Reform aimed at strengthening democratic accountability for military action overseas could go a long way towards limiting civilian harm. However, efforts should also be made to bridge the gap that exists between decision-makers and impacted communities. For example, communities across Yemen bear the long-term consequences of the war, but their views and experiences are systematically excluded in decision-making.

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The UK’s decision to launch airstrikes without listening to the views of both ordinary people and experts in Yemen reflects a continuing colonial mentality.

Speaking on a panel inside the UK parliament in April, Nuha al-Junaid, a Yemeni activist and project coordinator of The New Humanitarian’s Yemen Listening Project, told the audience: “Another round of airstrikes won’t bring peace to Yemen: That, I know.” The simple truth of the matter is that “Yemenis don’t feel heard”, al-Junaid has said.

Considering that less than 60 years ago, part of the south of the country was under British imperial rule because of the strategic importance of the Aden port, the UK’s decision to launch airstrikes without listening to the views of both ordinary people and experts in Yemen reflects a continuing colonial mentality.

Decolonising so-called “self-defence” operations – a controversial legal justification is given by Sunak for the current round of airstrikes – requires at the very least giving proper consideration to the views of the people who live through these wars, and ideally honouring their needs and perspectives. If nothing else, this would very likely improve civilian protection.

At the same time, the international community should prioritise holding all perpetrators of international law violations to account and endeavour to provide long-awaited justice and redress to victims.

Establishing a normative framework

None of this will be easy, but it is possible.

Democratising and decolonising war powers will require, as a first step, a normative framework that legally establishes the obligation to seek prior parliamentary or congressional debate and approval for the use of military forces overseas.

While Article 1 of the US Constitution and the War Powers Resolution passed by Congress in 1973 ensures some degree of democratic oversight, no such framework exists in the UK. However, momentum towards the eventual introduction of a War Powers Act that would codify parliamentary approval for any significant use of military force overseas does exist and has seen periodic peaks in support across both parties.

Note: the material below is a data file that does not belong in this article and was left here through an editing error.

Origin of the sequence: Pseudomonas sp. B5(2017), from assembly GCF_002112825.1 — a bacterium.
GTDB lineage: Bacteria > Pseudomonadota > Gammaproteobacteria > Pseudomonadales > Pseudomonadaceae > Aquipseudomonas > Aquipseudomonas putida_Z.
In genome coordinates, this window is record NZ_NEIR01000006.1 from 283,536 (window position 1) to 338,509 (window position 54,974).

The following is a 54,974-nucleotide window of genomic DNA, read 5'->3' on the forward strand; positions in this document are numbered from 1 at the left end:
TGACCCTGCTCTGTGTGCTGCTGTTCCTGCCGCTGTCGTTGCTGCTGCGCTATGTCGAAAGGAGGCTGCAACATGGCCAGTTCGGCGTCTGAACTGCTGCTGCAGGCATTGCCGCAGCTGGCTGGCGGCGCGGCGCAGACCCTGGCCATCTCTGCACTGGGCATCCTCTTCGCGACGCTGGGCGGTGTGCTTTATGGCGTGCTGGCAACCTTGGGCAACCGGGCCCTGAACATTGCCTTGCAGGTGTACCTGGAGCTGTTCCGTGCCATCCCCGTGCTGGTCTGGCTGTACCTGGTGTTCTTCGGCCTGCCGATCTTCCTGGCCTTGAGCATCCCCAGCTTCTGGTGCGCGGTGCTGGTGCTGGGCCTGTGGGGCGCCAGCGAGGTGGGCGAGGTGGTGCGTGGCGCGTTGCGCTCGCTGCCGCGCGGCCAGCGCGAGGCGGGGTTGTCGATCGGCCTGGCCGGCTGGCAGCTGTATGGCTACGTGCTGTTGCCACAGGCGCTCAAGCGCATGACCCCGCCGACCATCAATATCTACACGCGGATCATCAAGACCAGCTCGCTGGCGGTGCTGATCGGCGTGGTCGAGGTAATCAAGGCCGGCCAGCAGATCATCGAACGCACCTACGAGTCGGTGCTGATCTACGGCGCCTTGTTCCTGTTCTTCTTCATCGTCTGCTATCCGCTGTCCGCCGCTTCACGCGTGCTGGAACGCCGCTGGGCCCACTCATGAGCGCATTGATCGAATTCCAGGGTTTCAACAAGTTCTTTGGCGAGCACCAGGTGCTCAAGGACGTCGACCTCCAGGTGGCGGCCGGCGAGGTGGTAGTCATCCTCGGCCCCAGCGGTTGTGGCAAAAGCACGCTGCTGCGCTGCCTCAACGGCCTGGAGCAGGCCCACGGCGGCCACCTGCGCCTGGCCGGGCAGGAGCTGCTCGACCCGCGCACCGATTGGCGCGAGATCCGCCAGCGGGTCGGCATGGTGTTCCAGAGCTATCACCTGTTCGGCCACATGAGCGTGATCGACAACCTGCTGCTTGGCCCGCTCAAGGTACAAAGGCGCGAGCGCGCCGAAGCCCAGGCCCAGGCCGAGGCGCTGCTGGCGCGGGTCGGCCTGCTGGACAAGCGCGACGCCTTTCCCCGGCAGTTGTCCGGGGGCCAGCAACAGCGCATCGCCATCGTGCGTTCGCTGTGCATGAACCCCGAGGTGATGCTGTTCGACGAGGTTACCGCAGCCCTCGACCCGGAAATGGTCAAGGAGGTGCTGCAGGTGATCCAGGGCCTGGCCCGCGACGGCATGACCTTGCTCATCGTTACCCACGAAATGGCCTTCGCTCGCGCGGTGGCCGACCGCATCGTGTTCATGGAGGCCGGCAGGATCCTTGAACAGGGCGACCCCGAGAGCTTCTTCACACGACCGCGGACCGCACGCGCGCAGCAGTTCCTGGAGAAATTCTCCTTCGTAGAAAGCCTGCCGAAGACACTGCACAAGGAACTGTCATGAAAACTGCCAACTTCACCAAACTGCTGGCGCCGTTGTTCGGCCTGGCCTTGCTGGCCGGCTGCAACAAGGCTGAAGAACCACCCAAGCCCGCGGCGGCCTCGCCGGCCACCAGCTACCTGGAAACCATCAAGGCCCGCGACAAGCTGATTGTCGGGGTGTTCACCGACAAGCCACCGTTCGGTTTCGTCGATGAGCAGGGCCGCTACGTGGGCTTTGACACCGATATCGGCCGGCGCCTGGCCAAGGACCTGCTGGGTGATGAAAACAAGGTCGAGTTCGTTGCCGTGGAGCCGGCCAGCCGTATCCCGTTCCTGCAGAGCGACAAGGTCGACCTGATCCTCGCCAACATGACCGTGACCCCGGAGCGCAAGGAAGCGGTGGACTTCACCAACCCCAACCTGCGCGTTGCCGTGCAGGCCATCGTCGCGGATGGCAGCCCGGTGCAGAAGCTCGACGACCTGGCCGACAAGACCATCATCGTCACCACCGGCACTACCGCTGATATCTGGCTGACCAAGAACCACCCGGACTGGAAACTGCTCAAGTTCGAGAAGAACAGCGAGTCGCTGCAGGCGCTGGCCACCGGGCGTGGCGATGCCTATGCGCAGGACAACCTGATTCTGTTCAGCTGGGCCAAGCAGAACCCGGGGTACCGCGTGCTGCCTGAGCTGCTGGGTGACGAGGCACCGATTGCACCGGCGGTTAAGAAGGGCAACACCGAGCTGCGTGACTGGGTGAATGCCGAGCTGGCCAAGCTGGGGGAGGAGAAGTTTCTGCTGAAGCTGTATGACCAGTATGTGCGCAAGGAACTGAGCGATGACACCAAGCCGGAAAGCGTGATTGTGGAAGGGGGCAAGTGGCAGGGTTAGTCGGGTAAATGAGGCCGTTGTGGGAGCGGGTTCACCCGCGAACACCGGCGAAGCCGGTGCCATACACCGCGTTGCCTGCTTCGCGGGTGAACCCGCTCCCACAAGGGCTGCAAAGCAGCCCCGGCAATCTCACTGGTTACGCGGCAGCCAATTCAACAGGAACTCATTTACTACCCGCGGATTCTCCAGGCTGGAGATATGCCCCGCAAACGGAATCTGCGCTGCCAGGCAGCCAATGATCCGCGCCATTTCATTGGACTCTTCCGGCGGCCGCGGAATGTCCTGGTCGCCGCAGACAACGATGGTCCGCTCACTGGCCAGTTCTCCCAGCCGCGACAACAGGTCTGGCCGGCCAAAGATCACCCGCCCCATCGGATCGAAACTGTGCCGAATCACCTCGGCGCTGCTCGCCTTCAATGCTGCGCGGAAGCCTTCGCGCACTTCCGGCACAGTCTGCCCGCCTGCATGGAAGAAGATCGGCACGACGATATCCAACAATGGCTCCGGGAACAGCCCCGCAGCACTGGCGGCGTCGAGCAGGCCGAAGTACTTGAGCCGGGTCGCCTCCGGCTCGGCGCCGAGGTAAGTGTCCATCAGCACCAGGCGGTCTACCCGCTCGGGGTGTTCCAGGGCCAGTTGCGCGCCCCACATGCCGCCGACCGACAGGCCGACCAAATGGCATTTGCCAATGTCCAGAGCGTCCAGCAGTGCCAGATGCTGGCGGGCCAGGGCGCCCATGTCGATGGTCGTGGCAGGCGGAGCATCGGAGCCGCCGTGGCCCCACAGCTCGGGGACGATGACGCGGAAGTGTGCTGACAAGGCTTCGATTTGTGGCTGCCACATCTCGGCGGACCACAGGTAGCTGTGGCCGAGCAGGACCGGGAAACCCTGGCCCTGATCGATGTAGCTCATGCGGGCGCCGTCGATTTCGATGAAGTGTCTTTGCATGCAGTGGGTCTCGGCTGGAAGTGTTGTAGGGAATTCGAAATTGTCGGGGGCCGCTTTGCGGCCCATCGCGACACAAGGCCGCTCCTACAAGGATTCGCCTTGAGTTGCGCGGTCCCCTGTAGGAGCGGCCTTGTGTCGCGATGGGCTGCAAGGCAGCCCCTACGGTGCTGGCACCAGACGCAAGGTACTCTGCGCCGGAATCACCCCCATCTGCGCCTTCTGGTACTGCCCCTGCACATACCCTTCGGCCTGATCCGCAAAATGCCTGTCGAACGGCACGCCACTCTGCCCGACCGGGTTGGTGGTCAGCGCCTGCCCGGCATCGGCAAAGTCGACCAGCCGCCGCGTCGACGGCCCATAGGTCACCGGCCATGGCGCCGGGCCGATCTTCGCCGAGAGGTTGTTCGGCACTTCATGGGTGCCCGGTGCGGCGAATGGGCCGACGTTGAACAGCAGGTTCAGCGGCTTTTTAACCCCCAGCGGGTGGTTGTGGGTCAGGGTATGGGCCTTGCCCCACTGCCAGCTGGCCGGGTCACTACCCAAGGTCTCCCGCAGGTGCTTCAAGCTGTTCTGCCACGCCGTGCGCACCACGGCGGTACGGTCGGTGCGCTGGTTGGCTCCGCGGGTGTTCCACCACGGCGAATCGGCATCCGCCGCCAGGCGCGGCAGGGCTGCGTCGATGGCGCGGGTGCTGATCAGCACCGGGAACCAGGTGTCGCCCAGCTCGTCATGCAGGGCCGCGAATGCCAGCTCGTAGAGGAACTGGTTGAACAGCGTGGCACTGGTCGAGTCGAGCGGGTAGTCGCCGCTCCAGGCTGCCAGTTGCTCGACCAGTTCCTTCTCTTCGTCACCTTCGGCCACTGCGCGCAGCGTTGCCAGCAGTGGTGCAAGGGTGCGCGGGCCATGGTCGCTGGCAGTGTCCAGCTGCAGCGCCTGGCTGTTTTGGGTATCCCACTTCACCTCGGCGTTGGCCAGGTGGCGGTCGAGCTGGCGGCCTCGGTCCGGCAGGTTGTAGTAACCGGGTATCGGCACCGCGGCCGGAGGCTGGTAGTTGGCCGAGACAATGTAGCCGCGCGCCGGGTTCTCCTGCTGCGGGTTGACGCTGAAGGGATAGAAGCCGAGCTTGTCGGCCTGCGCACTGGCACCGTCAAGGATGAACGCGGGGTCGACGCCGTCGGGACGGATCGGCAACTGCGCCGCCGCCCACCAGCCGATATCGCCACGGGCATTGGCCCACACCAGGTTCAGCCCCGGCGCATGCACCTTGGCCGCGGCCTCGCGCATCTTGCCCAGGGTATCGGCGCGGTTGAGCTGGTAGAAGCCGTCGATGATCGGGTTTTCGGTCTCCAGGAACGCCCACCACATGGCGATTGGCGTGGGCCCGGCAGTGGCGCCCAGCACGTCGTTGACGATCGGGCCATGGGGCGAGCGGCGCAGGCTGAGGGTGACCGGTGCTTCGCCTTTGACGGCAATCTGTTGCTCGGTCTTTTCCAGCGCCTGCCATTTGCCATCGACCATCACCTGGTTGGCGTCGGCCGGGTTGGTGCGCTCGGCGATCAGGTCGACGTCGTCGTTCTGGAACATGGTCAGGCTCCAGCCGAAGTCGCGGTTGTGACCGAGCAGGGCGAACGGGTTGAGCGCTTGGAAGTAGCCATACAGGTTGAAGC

Notably, in 2007, ahead of becoming the UK foreign secretary, William Hague, wrote an op-ed setting out Conservative Party support for a War Powers Act. And in 2020, Starmer pledged to introduce a ‘Prevention of Military Intervention Act’ as part of his Labour leadership bid.

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It remains to be seen whether he will pursue this now as prime minister, after winning a landslide 4 July election. But when it comes to imagining the procedural terms of such a framework, two important aspects would demonstrate a real and clear commitment to justice and accountability.

The first would be to grant lawmakers the right to receive full official legal advice (in the UK, that would mean advice from the attorney general), as well as advice from independent experts on the standing of the proposed operation under international law. The second would be to guarantee consultation of local stakeholders and meaningful engagement with the perspectives of victims and civilians on the ground.

For example, in the UK, local expertise and unbiased legal advice should be presented to peers and elected members of parliament so they can make an informed judgement when deciding whether or not to approve military intervention by British armed forces.

For the foreign policy of nations such as the UK and the US to become more just and accountable, the rights, safety, and lives of civilians must be prioritised, and their voices heard and respected.

The Ceasefire Centre for Civilian Rights (CEASEFIRE) is an international initiative to develop civilian-led monitoring of violations of international humanitarian law or human rights in armed conflict, to secure accountability and reparation for violations, and to develop the practice of civilian rights. In April 2024, CEASEFIRE published a policy brief by Nigel D White on Strengthening democratic control of UK war powers in an age of remote and hybrid warfare.

The New Humanitarian puts quality, independent journalism at the service of the millions of people affected by humanitarian crises around the world. Find out more at www.thenewhumanitarian.org.


Advocacy Officer, CEASEFIRE Centre for Civilian Rights